• Only one of source and destination can be memory.

  • Source and destination must be same size.

Opcodes are the actual instructions that a program performs. Each opcode is represented by one line of code, which contains the opcode and the operands that are used by the opcode. The number of operands varies depending on the opcode. The entire suite of opcodes available to a processor is called an instruction set.  Depending on the processor, OS, and disassembler used, the operands may be in reverse order.  For example, on Windows:

MOV dst, src

Is equivalent to:

MOV %src, %dst on Linux.

Windows uses Intel assembly whereas Linux uses AT&T assembly.  Another one you may find is Mac OS (PowerPC) that is Motorola processor instruction set. High Level Assembly (HLA) (http://www.plantation-productions.com/Webster/) also quite popular among programmers. This paper will use both Windows and ATT assembly. Whatever assembly used, there are several common categories of instructions based on their usages as listed in the following Table.


Instruction Category



Data Transfer

move from source to destination

mov, lea, les, push, pop, pushf, popf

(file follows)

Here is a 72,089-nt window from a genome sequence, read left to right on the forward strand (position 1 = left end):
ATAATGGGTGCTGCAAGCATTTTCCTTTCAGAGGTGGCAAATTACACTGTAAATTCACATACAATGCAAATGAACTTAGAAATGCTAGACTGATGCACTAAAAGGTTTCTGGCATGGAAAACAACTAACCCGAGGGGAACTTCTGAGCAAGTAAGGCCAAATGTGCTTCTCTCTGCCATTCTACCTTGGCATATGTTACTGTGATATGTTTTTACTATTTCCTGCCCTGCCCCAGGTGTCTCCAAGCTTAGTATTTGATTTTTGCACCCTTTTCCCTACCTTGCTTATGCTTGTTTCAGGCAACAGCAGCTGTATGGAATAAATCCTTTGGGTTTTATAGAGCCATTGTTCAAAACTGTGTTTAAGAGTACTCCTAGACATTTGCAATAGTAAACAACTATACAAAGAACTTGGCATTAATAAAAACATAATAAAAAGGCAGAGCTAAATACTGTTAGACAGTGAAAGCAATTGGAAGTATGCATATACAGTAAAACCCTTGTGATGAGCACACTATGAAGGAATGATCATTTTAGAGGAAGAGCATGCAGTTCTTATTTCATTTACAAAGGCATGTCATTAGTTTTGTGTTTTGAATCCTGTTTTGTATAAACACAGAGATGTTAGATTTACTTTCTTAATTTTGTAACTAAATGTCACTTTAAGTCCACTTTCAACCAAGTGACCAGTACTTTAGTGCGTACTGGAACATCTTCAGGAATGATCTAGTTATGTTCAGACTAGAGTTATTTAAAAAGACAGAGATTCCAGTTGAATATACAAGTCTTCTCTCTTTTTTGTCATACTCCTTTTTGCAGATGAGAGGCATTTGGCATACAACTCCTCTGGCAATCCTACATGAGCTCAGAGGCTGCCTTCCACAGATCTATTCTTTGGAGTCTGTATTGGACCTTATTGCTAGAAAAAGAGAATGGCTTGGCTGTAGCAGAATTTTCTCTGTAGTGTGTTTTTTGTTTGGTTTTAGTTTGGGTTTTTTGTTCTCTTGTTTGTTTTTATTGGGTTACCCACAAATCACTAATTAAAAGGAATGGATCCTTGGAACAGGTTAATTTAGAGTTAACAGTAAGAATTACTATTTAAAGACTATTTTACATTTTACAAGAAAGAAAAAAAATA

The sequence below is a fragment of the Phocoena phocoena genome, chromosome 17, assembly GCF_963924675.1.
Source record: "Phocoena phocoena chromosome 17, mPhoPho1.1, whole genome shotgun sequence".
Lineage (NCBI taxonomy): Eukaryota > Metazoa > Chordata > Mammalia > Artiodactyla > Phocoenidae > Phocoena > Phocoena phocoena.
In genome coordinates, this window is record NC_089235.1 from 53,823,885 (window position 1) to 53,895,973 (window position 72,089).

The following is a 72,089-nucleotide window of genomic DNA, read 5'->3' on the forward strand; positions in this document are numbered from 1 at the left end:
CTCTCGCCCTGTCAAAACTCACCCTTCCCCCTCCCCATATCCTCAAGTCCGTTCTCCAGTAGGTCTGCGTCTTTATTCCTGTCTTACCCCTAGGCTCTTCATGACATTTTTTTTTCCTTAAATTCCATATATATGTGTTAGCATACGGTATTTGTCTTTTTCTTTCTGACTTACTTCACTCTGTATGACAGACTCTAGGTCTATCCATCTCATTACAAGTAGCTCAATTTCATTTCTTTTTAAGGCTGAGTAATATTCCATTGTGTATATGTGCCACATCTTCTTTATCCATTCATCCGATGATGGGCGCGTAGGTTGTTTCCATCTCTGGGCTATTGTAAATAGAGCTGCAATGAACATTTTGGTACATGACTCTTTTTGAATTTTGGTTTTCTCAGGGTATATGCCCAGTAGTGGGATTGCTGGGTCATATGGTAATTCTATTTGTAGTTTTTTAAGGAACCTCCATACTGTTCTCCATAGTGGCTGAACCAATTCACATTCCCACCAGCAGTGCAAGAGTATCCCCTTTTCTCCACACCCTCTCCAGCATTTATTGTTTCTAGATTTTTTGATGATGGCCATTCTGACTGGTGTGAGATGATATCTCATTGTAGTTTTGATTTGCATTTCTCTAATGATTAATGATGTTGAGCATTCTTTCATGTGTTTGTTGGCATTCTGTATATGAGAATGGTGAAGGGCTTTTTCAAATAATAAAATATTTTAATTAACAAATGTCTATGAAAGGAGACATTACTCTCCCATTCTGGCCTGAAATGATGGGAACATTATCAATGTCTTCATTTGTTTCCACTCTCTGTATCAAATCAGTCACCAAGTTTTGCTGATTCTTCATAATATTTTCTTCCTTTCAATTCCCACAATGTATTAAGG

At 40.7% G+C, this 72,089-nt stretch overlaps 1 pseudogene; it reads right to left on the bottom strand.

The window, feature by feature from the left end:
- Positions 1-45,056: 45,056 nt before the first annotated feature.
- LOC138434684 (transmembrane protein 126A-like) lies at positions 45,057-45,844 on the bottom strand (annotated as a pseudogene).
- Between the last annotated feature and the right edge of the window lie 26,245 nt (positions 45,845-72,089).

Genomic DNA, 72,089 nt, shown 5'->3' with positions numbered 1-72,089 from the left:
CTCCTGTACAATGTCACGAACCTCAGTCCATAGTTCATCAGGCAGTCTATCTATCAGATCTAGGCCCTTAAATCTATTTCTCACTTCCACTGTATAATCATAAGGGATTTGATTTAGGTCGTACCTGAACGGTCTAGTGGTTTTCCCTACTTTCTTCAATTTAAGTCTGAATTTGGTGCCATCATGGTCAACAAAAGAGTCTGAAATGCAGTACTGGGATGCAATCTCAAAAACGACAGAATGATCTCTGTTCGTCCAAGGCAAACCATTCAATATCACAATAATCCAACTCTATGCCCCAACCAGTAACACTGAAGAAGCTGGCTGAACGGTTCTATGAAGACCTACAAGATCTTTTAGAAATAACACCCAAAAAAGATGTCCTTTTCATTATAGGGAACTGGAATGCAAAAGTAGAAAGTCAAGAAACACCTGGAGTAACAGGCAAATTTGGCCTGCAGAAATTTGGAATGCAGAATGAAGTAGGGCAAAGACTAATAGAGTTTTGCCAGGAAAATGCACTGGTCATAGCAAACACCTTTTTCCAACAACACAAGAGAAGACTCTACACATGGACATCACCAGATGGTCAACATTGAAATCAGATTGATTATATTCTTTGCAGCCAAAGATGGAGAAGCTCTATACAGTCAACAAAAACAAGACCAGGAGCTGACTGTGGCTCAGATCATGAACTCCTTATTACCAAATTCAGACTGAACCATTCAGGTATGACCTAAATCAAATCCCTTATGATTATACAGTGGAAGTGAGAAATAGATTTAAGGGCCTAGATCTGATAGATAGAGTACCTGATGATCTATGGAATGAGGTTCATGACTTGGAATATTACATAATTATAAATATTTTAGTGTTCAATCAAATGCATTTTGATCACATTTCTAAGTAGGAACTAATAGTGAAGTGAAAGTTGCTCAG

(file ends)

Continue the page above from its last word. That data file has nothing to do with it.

arithmetic on integers

add, adc, sub, sbb, mul, imul, div, idiv, cmp, neg, inc, dec, xadd,


Floating point

arithmetic on floating point

fadd, fsub, fmul, div, cmp

Logical, Shift, Rotate and Bit

bitwise logic operations

and, or, xor, not, shl/sal, shr, sar, shld and  shrdror, rol, rcr and rcl

Control transfer

conditional and unconditional jumps, procedure calls

jmp, jcc, call, ret, int, into, bound.



move, compare, input and output

movs, lods, stos, scas, cmps, outs, rep, repz, repe, repnz, repne, ins


For input and output

in, out


Provide assembly data types conversion

movzx, movsx, cbw, cwd, cwde, cdq, bswap, xlat


manipulate individual flags, provide special processor services, or handle privileged mode operations

clc, stc, cmc, cld, std, cl, sti


Table 2: Assembly instruction set categories.


The following is C source code portion and the assembly equivalent example using Linux/Intel.


C code’s portion





if (a > b)





a, %eax



b, %eax

#compare, a – b



#jump to L1 if a <= b






c = a;





a, %eax

#a > b branch


%eax, c




#finish, jump to L2





#a <= b branch


 c = b;




b, %eax



%eax, c








Figure 1: C and assembly codes.